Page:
Burn injury induces a massive state of oxidative stress, which leads to derangements in the physiology of a variety of tissues. Over the past several years, the NIGMS-funded Glue Grant program, "Inflammation and the Host Response to Injury" has conducted extensive genome-wide studies mapping gene transcriptional regulation (increased or decreased) after burn injury in humans over time. These studies have revealed a "genomic storm" in the circulating white cells of which thousands of genes were highly regulated in blood, skeletal muscle, skin, and fat and described a transcriptome supporting many of the metabolic alterations associated with burn injury. It is widely believed that the creation of reactive oxygen species (ROS) significantly contributes as a cause for the metabolic alterations induced by burns. Based on this belief and our transcriptional findings, we hypothesize that administration of agents that biodistribute to the inner membrane of mitochondria and reduce this oxidative stress by scavenging ROS will aid in normalizing burn induced metabolic alterations. The tetra peptide SS31 (D-Arg-Dmt-Lys-Phe-NH2) is an extremely potent mitochondrial-targeted ROS scavenger and thus a particularly promising candidate molecule to test this hypothesis. In this project, we plan to evaluate the effects of SS31 relative to a comparable tetra peptide (SS20), which does not scavage ROS, but has protective effects. In SA1, we will study the effects of SS31 on burn induced physiological alterations in glucose metabolism, TCA cycle activity, and mitochondrial membrane potential in mice. In SA2, we will determine SS31 and SS20 correlative effects on skeletal muscle gene expression in mice over time after burn injury utilizing the mouse transcriptome microarray, MJAY. In SA3, we will extend these investigations of the detailed genomic impact of SS31 treatment on gene expression with endotoxemia in Rhesus macaques, in healthy volunteers without endotoxemia, and in burn patients. SA1 and SA2 will provide genomic and physiologic mechanistic information in wild-type and MCAT (over-expression of catalase) burn-injured mice. SA3 will provide simultaneous genomic and physiologic information in non-human primates for both SS20 and SS31, and SS31 in burn patients.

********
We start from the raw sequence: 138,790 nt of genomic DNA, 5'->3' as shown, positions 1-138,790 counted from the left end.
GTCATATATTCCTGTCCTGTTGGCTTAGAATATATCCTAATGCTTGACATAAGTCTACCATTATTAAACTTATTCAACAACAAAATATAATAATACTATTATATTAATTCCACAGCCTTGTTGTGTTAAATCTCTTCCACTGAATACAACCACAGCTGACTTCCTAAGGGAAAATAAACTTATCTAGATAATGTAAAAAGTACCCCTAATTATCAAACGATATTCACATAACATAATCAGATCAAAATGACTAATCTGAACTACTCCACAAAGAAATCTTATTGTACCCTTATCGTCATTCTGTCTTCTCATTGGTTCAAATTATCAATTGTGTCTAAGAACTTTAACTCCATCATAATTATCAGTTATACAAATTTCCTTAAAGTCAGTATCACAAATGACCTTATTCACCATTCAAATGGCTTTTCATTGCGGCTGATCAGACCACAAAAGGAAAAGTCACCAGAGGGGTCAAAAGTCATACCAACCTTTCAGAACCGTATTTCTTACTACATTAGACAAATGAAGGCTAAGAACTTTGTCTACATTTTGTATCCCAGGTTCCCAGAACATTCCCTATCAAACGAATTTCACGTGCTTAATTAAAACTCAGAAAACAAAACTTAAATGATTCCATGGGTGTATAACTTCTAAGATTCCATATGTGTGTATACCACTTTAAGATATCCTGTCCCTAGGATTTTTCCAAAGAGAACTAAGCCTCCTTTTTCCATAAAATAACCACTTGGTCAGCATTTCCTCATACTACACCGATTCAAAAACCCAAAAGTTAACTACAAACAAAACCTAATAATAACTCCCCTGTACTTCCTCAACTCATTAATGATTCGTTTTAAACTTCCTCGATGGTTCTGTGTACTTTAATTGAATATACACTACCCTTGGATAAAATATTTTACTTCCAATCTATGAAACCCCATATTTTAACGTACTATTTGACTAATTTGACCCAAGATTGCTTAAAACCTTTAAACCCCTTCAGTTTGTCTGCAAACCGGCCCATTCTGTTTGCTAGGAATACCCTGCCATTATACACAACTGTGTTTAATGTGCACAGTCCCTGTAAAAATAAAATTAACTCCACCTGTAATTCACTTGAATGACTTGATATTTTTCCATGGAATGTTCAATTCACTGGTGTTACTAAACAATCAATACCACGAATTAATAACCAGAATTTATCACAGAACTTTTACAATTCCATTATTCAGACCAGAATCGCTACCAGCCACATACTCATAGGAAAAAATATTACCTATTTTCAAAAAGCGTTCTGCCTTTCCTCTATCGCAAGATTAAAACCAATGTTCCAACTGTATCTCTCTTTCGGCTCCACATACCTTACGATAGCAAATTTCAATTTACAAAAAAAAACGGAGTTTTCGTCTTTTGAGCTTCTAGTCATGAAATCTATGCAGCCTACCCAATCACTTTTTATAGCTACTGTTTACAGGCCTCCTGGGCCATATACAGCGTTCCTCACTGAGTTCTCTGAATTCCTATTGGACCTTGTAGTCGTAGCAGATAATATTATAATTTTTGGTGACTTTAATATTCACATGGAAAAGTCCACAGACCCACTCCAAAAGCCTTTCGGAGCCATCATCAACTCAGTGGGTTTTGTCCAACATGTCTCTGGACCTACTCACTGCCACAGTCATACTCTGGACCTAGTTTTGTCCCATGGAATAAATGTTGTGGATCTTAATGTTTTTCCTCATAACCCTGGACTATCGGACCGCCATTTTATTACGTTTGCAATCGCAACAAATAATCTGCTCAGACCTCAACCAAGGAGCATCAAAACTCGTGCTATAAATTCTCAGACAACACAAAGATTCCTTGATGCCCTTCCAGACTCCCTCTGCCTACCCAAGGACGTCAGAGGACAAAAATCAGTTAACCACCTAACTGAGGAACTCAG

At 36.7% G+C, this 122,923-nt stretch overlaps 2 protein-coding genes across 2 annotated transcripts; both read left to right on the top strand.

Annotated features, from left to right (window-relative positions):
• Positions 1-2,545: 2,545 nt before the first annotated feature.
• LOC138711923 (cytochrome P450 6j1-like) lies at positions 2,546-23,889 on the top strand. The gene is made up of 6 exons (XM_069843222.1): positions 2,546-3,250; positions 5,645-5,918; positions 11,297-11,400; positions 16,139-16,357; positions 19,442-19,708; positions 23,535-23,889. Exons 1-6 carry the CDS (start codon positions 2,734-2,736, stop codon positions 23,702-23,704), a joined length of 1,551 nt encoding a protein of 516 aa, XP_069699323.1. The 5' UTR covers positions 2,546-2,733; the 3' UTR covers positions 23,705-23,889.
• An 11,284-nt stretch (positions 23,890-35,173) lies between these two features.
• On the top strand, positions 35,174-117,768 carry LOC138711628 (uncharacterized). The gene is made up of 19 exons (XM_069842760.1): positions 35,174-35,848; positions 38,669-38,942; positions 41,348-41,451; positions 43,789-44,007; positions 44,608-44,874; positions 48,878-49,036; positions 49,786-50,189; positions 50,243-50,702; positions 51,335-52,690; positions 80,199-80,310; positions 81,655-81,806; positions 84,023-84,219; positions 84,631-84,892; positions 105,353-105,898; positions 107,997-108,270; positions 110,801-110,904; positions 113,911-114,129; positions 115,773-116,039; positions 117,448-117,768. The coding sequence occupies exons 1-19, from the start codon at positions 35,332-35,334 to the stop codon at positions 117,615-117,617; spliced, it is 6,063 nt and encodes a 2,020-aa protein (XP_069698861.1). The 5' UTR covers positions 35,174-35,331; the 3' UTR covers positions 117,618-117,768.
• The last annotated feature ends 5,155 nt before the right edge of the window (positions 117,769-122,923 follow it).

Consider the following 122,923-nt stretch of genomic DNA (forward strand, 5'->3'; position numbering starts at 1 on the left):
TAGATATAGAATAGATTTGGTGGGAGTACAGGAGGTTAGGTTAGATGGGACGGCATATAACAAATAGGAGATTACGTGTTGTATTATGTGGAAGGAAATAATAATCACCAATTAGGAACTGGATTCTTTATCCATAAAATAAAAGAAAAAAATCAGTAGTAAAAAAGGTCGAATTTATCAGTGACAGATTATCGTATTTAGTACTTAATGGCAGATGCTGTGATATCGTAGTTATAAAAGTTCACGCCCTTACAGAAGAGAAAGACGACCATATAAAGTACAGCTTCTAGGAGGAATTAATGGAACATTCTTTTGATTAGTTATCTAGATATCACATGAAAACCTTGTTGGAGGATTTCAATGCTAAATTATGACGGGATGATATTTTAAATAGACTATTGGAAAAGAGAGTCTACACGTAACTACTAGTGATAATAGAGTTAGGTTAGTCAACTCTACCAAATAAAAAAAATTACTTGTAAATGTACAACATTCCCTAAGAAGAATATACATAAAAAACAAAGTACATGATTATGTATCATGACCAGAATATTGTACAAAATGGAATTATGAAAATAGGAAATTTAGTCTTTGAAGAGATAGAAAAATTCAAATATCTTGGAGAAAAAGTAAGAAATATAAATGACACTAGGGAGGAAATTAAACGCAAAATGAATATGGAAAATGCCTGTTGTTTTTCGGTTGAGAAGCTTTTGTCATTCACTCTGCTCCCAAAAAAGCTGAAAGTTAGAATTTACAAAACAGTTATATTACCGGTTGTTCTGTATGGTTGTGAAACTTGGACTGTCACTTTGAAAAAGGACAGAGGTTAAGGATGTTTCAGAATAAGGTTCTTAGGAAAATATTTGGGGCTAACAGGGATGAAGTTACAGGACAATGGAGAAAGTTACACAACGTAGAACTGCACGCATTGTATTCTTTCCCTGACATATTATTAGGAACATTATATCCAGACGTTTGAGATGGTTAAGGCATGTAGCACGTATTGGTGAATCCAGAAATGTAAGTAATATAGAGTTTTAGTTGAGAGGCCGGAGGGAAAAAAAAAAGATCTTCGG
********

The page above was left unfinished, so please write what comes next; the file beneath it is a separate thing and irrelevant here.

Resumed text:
Public Health Relevance

These studies will establish the role of SS31 in reducing the oxidative stress by scavening reactive oxygen species (ROS) after burn injury and should provide insights for the design of future clinical trials of this peptide for the treatment of alterations in mitochondrial function produced by burn injury.

National Institute of Health (NIH)
National Institute of General Medical Sciences (NIGMS)
Specialized Center (P50)
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Special Emphasis Panel (ZGM1-PPBC-5)
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Massachusetts General Hospital
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